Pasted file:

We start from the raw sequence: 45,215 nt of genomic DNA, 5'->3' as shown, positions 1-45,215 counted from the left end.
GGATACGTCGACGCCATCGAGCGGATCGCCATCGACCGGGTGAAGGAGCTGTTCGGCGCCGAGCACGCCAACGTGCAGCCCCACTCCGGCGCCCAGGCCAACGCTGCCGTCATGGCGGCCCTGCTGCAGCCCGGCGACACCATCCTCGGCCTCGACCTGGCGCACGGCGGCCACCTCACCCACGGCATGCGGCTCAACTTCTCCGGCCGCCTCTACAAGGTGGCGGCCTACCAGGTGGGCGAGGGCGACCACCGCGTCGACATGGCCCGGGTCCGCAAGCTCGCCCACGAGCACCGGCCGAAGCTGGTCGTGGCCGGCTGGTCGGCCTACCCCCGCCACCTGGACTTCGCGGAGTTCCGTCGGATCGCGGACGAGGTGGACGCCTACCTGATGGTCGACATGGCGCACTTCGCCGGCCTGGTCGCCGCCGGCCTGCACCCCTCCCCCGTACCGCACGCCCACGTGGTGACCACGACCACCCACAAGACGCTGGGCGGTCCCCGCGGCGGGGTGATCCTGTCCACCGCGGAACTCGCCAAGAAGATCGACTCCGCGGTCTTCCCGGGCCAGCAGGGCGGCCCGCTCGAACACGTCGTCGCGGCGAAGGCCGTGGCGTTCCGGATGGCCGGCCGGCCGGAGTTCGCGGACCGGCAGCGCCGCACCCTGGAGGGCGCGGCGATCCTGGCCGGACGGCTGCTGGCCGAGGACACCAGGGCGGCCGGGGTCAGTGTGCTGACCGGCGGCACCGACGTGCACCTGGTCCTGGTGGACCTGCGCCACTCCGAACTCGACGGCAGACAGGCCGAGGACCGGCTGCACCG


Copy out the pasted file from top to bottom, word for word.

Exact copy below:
We start from the raw sequence: 45,215 nt of genomic DNA, 5'->3' as shown, positions 1-45,215 counted from the left end.
GGATACGTCGACGCCATCGAGCGGATCGCCATCGACCGGGTGAAGGAGCTGTTCGGCGCCGAGCACGCCAACGTGCAGCCCCACTCCGGCGCCCAGGCCAACGCTGCCGTCATGGCGGCCCTGCTGCAGCCCGGCGACACCATCCTCGGCCTCGACCTGGCGCACGGCGGCCACCTCACCCACGGCATGCGGCTCAACTTCTCCGGCCGCCTCTACAAGGTGGCGGCCTACCAGGTGGGCGAGGGCGACCACCGCGTCGACATGGCCCGGGTCCGCAAGCTCGCCCACGAGCACCGGCCGAAGCTGGTCGTGGCCGGCTGGTCGGCCTACCCCCGCCACCTGGACTTCGCGGAGTTCCGTCGGATCGCGGACGAGGTGGACGCCTACCTGATGGTCGACATGGCGCACTTCGCCGGCCTGGTCGCCGCCGGCCTGCACCCCTCCCCCGTACCGCACGCCCACGTGGTGACCACGACCACCCACAAGACGCTGGGCGGTCCCCGCGGCGGGGTGATCCTGTCCACCGCGGAACTCGCCAAGAAGATCGACTCCGCGGTCTTCCCGGGCCAGCAGGGCGGCCCGCTCGAACACGTCGTCGCGGCGAAGGCCGTGGCGTTCCGGATGGCCGGCCGGCCGGAGTTCGCGGACCGGCAGCGCCGCACCCTGGAGGGCGCGGCGATCCTGGCCGGACGGCTGCTGGCCGAGGACACCAGGGCGGCCGGGGTCAGTGTGCTGACCGGCGGCACCGACGTGCACCTGGTCCTGGTGGACCTGCGCCACTCCGAACTCGACGGCAGACAGGCCGAGGACCGGCTGCACCG